Caroline Masterman-Smith of multinational CRO Syneos Health pointed to the process-related barriers that pharma organizations need to overcome, too, to make data work optimally for them—as they start to adopt integrated solutions that handle both data and documents.
Concurring that data rather than documents will act as the glue that fits regulatory into the wide enterprise in future, she commented that life sciences companies will need to consider the context of particular submissions, as it won’t always be obvious which data elements are required.
In her company’s dealings with clients (calculating their IDMP readiness assessments), Caroline has found that issues of governance soon emerge. These can be addressed by defining better processes/reviewing operating models—but this may not be a one-size-fits-all situation. Some companies are moving toward centrally-managed data entry and governance, she said, while others are gravitating toward a scenario in which everyone accountable for their own data at source.
The Role of Tech
Accenture’s Peter Brandstetter considered how companies might maintain a robust central source of master data in cases where they are outsourcing data-based work to various external vendors across their different departments.
Steve Gens suggested that, based on his company’s research, there’s a strong likelihood that within two to three, years almost two-thirds of the industry will have taken a consolidated platform approach to organizing and repurposing regulatory information/ product data for multiple use cases. Even the remaining 40% were looking to use fewer providers, he added, with an emphasis on greater inter-system connectivity, enabled by consistent use of agreed data standards.
Noting that many of the tools companies need to consolidate and clean up their data are already well established and well within reach (eg., “big data” analytics tools, and the use of AI to extract information from unstructured data), Peter Brandstetter suggested that any residual barriers to tech adoption are likely to have more to do inertia than with access to potential solutions: A preference among life sciences organizations for continuing with the way teams have always worked.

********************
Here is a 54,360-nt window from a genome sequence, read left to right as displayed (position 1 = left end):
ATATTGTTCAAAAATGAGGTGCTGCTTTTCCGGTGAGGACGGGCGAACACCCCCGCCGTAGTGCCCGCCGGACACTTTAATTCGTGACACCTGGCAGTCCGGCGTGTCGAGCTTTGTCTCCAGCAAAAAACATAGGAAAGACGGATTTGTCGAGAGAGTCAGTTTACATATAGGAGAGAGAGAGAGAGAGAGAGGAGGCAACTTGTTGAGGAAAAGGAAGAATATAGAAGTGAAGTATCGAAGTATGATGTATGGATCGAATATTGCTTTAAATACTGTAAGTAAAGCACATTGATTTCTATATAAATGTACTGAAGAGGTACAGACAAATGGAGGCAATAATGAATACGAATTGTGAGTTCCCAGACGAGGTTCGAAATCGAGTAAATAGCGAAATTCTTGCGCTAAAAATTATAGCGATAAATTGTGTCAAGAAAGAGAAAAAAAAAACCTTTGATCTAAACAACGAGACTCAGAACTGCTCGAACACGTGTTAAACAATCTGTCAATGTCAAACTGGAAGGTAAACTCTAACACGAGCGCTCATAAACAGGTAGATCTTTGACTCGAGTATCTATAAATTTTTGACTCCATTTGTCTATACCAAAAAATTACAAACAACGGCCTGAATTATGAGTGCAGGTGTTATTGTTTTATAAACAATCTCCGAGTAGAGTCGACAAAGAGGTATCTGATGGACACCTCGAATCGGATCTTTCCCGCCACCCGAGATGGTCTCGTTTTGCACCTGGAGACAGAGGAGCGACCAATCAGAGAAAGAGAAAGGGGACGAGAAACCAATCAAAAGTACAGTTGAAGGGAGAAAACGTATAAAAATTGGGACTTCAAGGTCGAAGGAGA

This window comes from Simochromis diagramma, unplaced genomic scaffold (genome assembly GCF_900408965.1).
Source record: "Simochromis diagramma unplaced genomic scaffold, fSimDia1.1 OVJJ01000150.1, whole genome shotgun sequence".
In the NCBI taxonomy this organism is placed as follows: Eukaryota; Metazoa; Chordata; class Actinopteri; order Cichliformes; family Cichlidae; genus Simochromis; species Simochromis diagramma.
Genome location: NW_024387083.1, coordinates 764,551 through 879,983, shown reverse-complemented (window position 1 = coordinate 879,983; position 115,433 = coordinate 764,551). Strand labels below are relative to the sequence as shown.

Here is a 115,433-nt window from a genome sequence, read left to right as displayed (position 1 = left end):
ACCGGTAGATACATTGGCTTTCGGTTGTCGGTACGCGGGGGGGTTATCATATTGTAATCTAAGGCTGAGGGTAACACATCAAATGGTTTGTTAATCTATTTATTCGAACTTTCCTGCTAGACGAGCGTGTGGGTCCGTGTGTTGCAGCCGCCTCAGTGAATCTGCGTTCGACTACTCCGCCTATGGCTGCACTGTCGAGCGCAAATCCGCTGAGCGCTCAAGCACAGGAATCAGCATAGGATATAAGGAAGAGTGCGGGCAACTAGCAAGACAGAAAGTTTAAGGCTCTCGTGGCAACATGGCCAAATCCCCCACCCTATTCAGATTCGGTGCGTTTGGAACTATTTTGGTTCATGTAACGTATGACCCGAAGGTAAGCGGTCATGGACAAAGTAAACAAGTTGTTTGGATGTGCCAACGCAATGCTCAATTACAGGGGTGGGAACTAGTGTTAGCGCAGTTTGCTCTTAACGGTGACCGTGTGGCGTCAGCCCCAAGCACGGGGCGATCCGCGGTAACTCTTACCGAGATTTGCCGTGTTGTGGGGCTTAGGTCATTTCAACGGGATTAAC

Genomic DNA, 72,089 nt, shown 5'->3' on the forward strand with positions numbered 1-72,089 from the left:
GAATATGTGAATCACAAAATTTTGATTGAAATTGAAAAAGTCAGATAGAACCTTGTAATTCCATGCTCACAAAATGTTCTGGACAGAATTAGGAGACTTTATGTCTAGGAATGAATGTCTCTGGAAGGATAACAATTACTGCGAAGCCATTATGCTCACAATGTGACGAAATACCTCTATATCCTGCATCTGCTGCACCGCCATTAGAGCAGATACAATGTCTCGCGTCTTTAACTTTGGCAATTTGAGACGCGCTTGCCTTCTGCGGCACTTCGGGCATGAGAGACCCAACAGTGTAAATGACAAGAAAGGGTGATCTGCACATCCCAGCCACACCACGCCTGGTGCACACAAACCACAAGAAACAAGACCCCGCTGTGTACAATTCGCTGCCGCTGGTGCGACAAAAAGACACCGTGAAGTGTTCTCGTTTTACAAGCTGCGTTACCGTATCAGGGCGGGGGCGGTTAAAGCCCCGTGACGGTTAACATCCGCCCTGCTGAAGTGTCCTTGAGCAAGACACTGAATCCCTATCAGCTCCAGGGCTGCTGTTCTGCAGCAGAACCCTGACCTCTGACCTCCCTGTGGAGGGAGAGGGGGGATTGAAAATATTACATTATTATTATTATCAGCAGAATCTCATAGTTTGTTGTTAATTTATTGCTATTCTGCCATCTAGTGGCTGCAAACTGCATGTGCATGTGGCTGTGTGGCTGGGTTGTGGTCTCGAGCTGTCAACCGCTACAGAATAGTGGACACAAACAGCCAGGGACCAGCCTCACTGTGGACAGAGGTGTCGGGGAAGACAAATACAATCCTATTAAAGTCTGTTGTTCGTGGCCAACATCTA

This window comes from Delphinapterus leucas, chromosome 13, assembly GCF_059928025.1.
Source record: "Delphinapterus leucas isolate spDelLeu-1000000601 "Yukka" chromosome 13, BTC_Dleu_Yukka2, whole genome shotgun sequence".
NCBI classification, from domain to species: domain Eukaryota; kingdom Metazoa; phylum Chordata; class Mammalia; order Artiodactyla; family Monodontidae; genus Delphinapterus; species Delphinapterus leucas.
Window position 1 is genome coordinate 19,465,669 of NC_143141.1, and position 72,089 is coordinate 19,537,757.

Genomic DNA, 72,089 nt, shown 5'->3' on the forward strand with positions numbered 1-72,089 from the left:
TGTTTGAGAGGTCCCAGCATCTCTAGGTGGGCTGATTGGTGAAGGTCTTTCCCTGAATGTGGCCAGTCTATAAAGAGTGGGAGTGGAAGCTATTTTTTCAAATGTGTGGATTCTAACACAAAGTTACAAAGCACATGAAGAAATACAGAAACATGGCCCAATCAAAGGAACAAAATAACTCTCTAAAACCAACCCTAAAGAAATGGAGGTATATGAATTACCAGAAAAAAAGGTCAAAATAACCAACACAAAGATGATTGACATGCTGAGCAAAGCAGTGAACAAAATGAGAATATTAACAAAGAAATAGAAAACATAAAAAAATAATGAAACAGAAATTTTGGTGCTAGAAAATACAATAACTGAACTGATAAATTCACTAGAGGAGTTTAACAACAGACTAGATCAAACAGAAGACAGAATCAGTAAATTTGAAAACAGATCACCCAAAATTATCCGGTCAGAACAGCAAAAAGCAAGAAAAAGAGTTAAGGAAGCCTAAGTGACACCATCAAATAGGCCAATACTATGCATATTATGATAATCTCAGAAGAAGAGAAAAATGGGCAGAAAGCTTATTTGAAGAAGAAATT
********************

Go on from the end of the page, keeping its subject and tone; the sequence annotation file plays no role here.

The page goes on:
Honing the Business Case for Data-based Process Transformation
The panel agreed that data-driven/IDMP-led transformations are a foundational investment, so companies need to look laterally for ROI. Peter Brandstetter noted that the bigger benefits will extend beyond IDMP and regulatory compliance, and as teams are able to call on reusable master data across the whole product lifecycle, from early research until a product retires.
For Iperion’s Remco Munnik at Iperion, the focus should be on tying the data together with the process: The goal being a target operating model; one set of data that supports a range of downstream processes. So that if there are changes made in one location, there is dialogue and agreement that this is what will be taken forward for the next submission for the next step, etc.
With documents still currently playing a prominent part in regulatory submissions, debate host James Kelleher of Generis wondered what quick wins companies might aim for, in using a concerted approach to data/document management—to help sell the business benefits to senior stakeholders.
One prominent example lies in structured content authoring, the panel agreed: Taking a more data-driven and granular approach to the fragments making up documents—with the potential to remove up to 80% of the manual work involved in managing content variations across application forms, cover letters, eCTD sequences etc. The imperative now must be to pin down these extended business use cases.